Abstract. Devillers, P. & Devillers-Terschuren, J.- Phylogenetic notes on some Ophrys of the Ophrys fusca s.l. complex in the central Mediterranean [Natural. belges 81 (Orchid. 13) (2000): 298-322 + 9 figs]. Genus Ophrys illustrates in a particularly evident way phenomena of radiation by floral differentiation, with bottlenecks, founder effects and abrupt cladogenesis essential to the diversification of the Orchidaceae. In the Ophrys fusca complex, these processes are expressed by a great microdiversity of floral details characterising relatively homogeneous swarms, separated or not in space or time, against a background of considerable overall similarity, even at the level of floral appearance. Part of this variation corresponds to an adaptation to different pollinators, a long-known mechanism, notably expressed by differences in size. The recourse to different pollinators clearly carries with it an isolation factor pre-eminent in the case of sympatric populations. The exclusive emphasis upon it, that has even gone so far as to designate the plant by its pollinator, masks, however, the possibility of multiple adaptations to the same pollinator from lineages phylogenetically distinct yet morphologically close. Such multiple adaptations are obviously possible, without rupture of interspecific barriers, in the case of allopatric populations. It is also possible in sympatric taxa, for instance if the precise floral geometry introduces an isolation mechanism in the positioning of the pollinia on the pollinator, or if distinct flowering periods correspond to different segments of the pollinator population. Understanding of these phenomena requires a correct understanding of the various morphologically distinct taxa and of their probable affiliation to lineages. The note attempts to clarify the characters of a number of species of the central Mediterranean basin, mostly characterised by small or medium flowers and that have been, at one time or another, associated to the widely known O. bilunulata and O. funerea, and to situate them with respect to three lineages that we had recognised earlier, those of O. fusca s. str., O. funerea, and O. obaesa. The first of these lineages is best characterised by strong relief at the base of the macula, a macula that is not divided by a pilose or grooved line, and a uniform density of the pilosity outside of the macula. Two small-flowered species are discussed, O. forestieri of southern France and O. gazella of Tunisia, which is newly described. The medium sized species, O. bilunulata, is briefly evoked. A large-flowered form of Monte Argentario, which offers some resemblance to O. bilunulata as well as to O. fusca s. str., is described as O. lucifera. The second lineage has little relief at the base of the macula, a macular divider similar to the perimacular area and usually pilose, a clearly zonated labellum pilosity. Three small-flowered species, O. funerea, O. punctulata, O. hespera, two medium sized ones, O. zonata and O. leucadica, and one large-flowered one, O. arnoldii, are considered. Of these, O. punctulata and O. leucadica of Ionian Greece have long been described but their relationships to other taxa of the group is reconsidered and reformulated. O. hespera of Monte Argentario, captured island of the Tuscany archipelago, is newly described. It appears fairly similar to the Cyrno-Sardinian endemic O. funerea but has probably an independent phylogenetic origin. O. arnoldii, for which new stations are noted in France, is mentioned because of the existence within its possible range of variation of very narrow-lipped swarms that may induce confusion with small-flowered species of the group. The taxonomic status of these is unresolved and still under investigation. The third lineage, that of O. obaesa, combines a strong relief of the upper surface of the labellum, in particular in the region of the base of the macula, with a grooved, glabrous or ciliated macular divider and a somewhat variable but often extensive zonation of the labellum pilosity. One particularly distinctive North-African and perhaps Maltese species that appears to belong to the group is discussed and the adequacy of using for it the longstanding name O. pectus is supported. Its characters contribute to forging for the O. obaesa lineage the image of a central group separately related to both the O. fusca and O. funerea lineages on the one hand, to the O. subfusca group and thus the O. lutea complex on the other.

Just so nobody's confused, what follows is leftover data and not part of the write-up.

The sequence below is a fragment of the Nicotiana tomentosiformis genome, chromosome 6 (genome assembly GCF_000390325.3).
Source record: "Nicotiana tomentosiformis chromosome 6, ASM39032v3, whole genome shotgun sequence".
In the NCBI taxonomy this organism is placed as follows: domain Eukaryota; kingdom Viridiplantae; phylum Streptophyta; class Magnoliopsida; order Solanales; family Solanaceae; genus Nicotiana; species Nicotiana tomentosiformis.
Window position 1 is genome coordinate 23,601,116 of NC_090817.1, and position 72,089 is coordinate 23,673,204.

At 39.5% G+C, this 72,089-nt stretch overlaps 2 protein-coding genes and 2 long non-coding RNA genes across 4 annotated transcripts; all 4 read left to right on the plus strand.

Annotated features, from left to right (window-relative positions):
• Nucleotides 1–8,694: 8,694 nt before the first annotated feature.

Key-words: Orchidaceae, genus Ophrys, Ophrys funerea, Ophrys punctulata, Ophrys hespera, Ophrys forestieri, Ophrys gazella, Ophrys bilunulata, Ophrys zonata, Ophrys leucadica, Ophrys pectus, Ophrys fusca, Ophrys lucifera, Ophrys arnoldii, France, Italy, Greece, Tunisia, Corsica, Sardinia, Ionian Islands.